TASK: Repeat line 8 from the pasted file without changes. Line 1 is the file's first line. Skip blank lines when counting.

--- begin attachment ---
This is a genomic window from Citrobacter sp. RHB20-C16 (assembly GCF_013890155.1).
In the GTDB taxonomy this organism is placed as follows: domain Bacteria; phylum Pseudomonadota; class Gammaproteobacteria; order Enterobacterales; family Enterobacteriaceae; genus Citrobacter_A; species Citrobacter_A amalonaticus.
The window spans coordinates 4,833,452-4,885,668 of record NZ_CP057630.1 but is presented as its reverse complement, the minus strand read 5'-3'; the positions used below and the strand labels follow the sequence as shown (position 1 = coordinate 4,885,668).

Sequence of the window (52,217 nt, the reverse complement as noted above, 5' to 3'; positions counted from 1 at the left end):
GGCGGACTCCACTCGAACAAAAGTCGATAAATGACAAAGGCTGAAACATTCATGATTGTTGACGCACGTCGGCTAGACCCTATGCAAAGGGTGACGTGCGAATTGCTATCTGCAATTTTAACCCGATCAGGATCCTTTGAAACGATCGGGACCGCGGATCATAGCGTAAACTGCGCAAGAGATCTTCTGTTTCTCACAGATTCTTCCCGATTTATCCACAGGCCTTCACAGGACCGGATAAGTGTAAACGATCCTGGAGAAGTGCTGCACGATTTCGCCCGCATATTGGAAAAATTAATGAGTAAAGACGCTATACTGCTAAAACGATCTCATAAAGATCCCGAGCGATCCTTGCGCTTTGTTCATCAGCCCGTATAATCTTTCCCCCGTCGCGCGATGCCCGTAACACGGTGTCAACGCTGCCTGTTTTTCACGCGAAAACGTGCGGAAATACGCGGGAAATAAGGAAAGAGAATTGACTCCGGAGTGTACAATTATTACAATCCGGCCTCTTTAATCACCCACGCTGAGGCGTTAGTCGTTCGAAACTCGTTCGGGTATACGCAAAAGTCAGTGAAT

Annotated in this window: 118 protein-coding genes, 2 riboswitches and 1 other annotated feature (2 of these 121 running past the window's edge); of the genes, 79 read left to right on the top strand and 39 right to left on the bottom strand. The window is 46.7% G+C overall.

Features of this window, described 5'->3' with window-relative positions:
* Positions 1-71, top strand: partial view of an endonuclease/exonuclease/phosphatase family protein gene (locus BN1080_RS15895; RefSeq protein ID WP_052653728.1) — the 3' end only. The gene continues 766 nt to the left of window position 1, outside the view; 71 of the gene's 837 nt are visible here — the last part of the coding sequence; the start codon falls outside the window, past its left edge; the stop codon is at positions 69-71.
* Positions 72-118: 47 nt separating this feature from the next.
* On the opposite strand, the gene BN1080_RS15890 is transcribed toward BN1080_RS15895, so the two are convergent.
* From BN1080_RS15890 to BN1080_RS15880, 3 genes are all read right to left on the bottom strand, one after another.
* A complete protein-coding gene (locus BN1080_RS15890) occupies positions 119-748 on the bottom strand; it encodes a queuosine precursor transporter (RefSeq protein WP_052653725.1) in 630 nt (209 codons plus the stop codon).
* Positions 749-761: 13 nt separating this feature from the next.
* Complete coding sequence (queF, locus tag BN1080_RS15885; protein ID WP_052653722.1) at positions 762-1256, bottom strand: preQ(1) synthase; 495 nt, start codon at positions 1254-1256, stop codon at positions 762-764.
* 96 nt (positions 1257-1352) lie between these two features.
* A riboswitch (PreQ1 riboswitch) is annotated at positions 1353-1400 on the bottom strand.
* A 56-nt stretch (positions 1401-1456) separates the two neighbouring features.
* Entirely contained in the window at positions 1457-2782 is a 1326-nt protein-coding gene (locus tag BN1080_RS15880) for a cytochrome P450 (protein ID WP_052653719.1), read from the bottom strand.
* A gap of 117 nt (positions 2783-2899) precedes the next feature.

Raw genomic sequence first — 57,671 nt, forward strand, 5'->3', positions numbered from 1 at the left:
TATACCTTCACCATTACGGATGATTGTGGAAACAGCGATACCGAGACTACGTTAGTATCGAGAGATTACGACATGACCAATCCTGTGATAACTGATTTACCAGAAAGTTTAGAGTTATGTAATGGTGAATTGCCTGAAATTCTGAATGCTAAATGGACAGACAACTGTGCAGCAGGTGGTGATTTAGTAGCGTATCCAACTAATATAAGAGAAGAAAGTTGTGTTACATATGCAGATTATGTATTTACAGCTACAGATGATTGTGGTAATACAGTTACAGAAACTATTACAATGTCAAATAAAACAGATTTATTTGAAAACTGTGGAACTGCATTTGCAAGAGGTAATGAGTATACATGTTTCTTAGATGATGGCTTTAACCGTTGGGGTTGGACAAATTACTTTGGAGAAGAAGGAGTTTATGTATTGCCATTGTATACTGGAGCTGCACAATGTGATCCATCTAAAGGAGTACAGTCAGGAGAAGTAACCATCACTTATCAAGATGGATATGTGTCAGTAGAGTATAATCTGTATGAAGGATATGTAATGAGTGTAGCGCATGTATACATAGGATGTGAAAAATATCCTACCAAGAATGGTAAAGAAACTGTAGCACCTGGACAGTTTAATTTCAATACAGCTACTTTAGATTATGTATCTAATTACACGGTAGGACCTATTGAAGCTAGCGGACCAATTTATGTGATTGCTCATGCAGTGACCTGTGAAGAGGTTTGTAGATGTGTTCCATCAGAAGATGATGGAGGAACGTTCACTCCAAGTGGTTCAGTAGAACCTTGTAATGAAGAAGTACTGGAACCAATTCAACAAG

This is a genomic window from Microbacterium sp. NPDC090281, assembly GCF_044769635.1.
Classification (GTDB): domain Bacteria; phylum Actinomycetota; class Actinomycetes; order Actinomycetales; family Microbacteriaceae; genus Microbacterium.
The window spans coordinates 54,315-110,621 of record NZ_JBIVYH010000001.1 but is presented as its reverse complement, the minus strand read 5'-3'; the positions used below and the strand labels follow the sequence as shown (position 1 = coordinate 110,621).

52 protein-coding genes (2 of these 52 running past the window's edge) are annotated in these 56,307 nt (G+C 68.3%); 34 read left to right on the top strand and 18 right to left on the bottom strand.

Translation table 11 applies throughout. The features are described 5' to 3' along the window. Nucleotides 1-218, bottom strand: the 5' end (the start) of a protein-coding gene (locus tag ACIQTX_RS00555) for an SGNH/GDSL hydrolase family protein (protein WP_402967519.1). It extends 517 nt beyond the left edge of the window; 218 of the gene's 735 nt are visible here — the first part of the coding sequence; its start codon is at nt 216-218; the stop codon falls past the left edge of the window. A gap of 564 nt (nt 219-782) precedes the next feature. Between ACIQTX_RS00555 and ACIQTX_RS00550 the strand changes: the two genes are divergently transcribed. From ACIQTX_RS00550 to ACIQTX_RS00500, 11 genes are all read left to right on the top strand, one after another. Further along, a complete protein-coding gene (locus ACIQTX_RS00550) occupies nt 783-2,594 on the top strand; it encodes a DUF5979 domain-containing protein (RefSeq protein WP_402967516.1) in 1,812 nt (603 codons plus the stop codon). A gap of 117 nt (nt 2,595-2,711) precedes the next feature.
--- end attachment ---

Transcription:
* Positions 1-71, top strand: partial view of an endonuclease/exonuclease/phosphatase family protein gene (locus BN1080_RS15895; RefSeq protein ID WP_052653728.1) — the 3' end only. The gene continues 766 nt to the left of window position 1, outside the view; 71 of the gene's 837 nt are visible here — the last part of the coding sequence; the start codon falls outside the window, past its left edge; the stop codon is at positions 69-71.